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Published: Friday, 1/3/2003

Fermi II plant on line after bad regulator is repaired

BY TOM HENRY
BLADE STAFF WRITER

NEWPORT, Mich. - Detroit Edison Co.'s Fermi II nuclear plant began producing electricity again early yesterday after a brief shutdown to address malfunctioning equipment. The boiling-water reactor plant in northern Monroe County was expected to be back at full power by last night, said utility spokesman John Austerberry.

The plant began its restart process at 10:30 p.m. Tuesday and was generating electricity again as of 1:20 a.m. yesterday, four days after operators had performed an instant shutdown because of a voltage drop caused by a faulty regulator.

Mr. Austerberry said the shutdown had no effect on safety, and the faulty voltage regulator has been repaired.

The rapid shutdown was performed manually by simultaneously inserting all control rods to halt the nuclear fission process. Under normal conditions, operators use a less-sudden technique to minimize stress on equipment, said Jan Strasma, Nuclear Regulatory Commission spokesman.

Fermi II operators followed NRC procedures by acting promptly, Mr. Strasma said, because the voltage drop gave them reason to question whether there could be complications with the more laborious method of inserting control rods in sequence, one by one. That would have resulted in a more gradual shutdown, he said.

“The important thing from our point of view is that the safety function was always there,” Mr. Strasma said.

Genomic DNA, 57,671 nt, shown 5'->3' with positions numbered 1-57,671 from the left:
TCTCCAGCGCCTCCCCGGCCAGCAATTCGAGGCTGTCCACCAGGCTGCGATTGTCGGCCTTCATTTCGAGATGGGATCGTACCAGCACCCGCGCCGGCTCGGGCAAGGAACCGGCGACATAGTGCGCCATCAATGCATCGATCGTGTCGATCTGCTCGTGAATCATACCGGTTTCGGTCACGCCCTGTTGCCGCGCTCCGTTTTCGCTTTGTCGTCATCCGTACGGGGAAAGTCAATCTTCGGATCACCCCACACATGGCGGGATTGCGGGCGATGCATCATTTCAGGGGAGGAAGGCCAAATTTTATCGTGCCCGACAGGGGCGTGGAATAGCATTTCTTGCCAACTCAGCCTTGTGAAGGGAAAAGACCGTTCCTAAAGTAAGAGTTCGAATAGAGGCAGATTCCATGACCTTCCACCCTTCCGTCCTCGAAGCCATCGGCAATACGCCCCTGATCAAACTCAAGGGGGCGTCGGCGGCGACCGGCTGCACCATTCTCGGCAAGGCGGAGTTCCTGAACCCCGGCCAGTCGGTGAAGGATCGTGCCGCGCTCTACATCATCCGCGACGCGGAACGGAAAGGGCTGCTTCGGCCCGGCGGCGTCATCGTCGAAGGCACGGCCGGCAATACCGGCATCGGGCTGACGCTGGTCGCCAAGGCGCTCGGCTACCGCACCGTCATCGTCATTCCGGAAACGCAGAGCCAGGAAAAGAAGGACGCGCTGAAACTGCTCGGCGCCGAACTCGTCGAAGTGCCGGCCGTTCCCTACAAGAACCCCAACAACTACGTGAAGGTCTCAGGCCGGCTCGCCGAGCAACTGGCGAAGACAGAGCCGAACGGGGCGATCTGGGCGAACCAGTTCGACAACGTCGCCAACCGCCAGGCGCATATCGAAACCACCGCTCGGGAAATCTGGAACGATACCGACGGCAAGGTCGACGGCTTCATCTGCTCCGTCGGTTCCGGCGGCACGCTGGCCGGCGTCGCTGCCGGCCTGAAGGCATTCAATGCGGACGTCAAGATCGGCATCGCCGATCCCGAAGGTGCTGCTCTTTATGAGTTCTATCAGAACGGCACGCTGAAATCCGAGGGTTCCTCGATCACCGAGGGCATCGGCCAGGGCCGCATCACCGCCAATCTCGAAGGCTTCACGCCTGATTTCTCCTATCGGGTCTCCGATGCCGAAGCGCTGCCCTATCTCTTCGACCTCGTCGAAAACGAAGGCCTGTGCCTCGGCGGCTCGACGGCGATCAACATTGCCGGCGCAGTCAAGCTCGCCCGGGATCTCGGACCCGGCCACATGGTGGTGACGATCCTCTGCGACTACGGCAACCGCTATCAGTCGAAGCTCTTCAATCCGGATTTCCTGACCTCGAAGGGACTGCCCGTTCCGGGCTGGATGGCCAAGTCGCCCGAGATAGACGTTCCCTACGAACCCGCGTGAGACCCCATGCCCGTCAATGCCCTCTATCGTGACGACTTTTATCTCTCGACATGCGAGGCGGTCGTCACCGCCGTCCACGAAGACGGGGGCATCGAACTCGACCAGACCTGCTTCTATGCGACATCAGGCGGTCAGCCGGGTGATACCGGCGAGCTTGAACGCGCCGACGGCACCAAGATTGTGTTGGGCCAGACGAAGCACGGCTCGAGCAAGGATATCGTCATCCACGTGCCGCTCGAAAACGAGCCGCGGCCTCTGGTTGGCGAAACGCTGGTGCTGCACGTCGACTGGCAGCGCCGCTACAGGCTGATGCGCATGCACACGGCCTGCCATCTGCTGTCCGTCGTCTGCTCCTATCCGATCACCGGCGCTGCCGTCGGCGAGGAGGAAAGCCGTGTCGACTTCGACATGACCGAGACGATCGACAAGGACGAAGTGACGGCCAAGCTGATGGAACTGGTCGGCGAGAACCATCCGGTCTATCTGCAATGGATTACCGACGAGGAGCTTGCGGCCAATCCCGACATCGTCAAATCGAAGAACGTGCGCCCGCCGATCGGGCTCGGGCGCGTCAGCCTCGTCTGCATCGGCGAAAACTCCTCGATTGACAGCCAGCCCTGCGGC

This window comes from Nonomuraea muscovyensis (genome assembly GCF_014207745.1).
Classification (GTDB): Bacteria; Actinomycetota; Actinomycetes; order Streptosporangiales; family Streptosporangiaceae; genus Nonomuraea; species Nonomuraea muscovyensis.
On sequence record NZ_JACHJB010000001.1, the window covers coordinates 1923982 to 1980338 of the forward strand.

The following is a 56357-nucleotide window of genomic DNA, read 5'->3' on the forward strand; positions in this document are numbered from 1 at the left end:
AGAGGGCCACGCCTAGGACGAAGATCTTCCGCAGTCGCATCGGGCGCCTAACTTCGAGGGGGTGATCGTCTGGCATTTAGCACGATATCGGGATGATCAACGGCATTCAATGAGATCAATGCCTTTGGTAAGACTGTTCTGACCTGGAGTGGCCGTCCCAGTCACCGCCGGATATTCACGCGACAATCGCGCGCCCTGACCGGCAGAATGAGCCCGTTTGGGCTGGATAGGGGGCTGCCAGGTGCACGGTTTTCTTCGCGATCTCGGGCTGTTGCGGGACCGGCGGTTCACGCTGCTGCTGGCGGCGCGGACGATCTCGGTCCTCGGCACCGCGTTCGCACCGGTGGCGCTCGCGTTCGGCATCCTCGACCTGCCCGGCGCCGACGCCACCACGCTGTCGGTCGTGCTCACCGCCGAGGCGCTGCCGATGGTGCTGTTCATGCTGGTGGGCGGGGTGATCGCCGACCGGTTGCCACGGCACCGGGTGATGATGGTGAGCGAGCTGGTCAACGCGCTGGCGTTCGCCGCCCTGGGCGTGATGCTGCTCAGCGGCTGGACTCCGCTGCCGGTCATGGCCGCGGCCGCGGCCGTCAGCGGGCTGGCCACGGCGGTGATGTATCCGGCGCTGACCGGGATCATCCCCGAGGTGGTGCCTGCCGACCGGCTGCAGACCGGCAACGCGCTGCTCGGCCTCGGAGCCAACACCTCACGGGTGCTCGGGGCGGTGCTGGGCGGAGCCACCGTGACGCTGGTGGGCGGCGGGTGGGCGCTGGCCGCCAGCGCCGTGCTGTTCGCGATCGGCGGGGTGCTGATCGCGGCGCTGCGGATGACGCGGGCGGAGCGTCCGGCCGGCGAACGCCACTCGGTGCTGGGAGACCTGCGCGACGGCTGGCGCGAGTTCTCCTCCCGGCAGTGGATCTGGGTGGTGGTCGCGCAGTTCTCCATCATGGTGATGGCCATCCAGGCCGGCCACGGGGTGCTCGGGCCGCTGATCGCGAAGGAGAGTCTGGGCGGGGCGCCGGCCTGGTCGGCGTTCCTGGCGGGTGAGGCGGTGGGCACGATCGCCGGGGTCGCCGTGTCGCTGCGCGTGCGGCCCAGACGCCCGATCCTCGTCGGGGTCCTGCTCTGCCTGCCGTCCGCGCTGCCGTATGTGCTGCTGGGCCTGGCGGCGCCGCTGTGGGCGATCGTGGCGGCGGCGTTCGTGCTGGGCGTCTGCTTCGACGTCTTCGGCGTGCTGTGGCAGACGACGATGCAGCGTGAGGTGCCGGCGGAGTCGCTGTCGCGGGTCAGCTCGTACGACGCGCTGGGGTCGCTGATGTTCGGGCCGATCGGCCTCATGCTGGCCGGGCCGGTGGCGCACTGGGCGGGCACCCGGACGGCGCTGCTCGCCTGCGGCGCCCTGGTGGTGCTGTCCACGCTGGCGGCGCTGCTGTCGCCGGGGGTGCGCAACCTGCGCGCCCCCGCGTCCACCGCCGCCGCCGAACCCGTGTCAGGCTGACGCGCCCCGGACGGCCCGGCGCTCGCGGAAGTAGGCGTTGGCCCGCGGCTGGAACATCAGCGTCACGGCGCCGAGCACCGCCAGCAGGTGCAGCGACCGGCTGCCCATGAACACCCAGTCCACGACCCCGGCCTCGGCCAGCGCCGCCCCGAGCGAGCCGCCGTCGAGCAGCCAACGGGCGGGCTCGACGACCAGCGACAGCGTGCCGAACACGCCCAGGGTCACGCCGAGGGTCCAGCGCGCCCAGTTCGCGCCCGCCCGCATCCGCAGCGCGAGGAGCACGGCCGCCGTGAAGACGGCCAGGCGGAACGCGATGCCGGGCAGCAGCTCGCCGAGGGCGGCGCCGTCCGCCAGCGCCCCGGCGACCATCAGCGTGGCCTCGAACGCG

The voltage problem was identified late Saturday, and the plant was shut down at 12:10 a.m. Sunday, while the plant was operating at 75 percent power. Workers repaired the regulator and did some routine valve maintenance that would have been performed at a later date, Mr. Austerberry said.

On Dec. 4, a solenoid in a turbine valve wore out. That problem was identified at 4 a.m., while the plant was operating at 91 percent power. About 101/2 hours earlier, at 5:30 p.m. Dec. 3, power had been reduced to 82 percent to inspect a nearby condenser circulation water pump that needed work.

A malfunction with one of those pumps Oct. 2 caused the reactor to shut down. Those pumps are in a non-nuclear section and help circulate water from the cooling towers through a condenser. The shutdown ended a 299-day operating streak, 39 days shy of the plant's 338-day record for continuous operation.



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